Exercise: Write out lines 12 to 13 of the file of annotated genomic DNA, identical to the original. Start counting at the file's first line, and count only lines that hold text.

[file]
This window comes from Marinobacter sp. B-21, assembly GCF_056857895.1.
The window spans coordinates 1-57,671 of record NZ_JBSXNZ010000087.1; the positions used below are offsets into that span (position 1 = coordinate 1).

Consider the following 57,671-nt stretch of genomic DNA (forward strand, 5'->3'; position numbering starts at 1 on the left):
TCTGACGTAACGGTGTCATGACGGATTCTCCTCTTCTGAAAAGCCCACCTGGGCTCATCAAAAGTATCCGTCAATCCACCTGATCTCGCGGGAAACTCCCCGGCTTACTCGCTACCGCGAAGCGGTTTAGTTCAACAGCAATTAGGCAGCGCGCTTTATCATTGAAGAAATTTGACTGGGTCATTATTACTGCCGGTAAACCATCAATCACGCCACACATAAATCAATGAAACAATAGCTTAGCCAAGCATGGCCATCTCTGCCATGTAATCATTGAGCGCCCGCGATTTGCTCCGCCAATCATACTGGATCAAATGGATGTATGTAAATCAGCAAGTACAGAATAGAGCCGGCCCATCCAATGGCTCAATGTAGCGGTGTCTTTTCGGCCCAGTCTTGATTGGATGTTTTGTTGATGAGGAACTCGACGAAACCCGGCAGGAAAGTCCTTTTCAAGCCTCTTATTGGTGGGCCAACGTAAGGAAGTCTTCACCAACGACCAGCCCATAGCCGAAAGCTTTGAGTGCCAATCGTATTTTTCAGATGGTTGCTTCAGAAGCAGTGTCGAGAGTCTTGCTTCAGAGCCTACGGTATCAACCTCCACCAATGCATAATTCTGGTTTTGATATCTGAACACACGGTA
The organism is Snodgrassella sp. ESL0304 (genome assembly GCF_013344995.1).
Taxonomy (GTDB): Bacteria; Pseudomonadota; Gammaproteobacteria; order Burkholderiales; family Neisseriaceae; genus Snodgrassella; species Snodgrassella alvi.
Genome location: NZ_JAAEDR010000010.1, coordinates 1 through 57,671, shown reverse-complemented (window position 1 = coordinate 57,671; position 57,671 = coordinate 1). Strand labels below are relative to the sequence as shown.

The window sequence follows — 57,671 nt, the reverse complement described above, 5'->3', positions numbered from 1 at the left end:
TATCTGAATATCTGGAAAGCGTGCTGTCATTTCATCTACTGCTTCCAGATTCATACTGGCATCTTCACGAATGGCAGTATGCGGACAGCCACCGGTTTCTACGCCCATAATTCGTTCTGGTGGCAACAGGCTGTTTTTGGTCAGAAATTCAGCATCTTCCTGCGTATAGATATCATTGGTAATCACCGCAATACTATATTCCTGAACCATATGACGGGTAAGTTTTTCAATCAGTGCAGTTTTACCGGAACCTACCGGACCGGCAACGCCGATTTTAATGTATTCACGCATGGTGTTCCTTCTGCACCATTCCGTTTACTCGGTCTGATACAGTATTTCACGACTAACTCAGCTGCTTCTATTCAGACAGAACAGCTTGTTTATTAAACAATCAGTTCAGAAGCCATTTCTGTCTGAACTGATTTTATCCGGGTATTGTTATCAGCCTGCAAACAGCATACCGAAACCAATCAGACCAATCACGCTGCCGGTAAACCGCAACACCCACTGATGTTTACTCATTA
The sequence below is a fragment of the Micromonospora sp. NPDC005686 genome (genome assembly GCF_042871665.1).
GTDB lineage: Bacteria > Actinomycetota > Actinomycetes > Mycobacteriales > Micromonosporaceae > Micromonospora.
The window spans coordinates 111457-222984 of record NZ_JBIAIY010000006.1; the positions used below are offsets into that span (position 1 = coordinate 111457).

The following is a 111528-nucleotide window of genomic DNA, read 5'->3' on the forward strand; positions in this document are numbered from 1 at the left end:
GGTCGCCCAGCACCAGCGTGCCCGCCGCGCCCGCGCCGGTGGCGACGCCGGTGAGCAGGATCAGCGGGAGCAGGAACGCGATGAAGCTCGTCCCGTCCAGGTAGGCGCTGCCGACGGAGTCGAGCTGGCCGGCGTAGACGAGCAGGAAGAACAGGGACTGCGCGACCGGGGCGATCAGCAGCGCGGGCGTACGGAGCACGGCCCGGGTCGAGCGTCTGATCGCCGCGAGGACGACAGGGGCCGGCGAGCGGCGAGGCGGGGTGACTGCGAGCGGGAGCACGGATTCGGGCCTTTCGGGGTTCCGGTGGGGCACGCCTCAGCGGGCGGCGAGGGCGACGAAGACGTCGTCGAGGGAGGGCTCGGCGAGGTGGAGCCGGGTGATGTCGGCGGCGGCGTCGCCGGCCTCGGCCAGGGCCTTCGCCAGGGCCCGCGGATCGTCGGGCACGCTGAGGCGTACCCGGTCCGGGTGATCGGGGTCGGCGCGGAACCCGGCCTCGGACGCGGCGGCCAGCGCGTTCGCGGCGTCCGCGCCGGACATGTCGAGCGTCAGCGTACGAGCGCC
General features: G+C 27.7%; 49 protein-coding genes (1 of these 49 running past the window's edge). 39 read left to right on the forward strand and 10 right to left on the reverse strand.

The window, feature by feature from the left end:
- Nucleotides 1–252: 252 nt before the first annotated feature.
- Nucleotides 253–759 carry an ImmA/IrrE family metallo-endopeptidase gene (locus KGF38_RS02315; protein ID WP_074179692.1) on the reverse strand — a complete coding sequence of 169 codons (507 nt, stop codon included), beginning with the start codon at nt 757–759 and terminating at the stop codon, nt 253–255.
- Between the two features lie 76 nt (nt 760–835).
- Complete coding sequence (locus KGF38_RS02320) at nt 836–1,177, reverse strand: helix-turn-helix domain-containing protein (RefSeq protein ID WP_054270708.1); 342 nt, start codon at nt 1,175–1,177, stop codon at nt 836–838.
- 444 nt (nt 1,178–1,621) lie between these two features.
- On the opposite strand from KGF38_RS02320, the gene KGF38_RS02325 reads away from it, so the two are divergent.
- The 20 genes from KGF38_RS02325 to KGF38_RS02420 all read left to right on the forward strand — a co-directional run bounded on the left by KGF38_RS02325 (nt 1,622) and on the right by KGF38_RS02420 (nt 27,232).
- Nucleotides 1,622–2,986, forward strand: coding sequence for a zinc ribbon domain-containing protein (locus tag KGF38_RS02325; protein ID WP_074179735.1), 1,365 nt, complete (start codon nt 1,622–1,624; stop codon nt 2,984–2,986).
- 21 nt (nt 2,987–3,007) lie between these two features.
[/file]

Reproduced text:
The window spans coordinates 111457-222984 of record NZ_JBIAIY010000006.1; the positions used below are offsets into that span (position 1 = coordinate 111457).

The following is a 111528-nucleotide window of genomic DNA, read 5'->3' on the forward strand; positions in this document are numbered from 1 at the left end: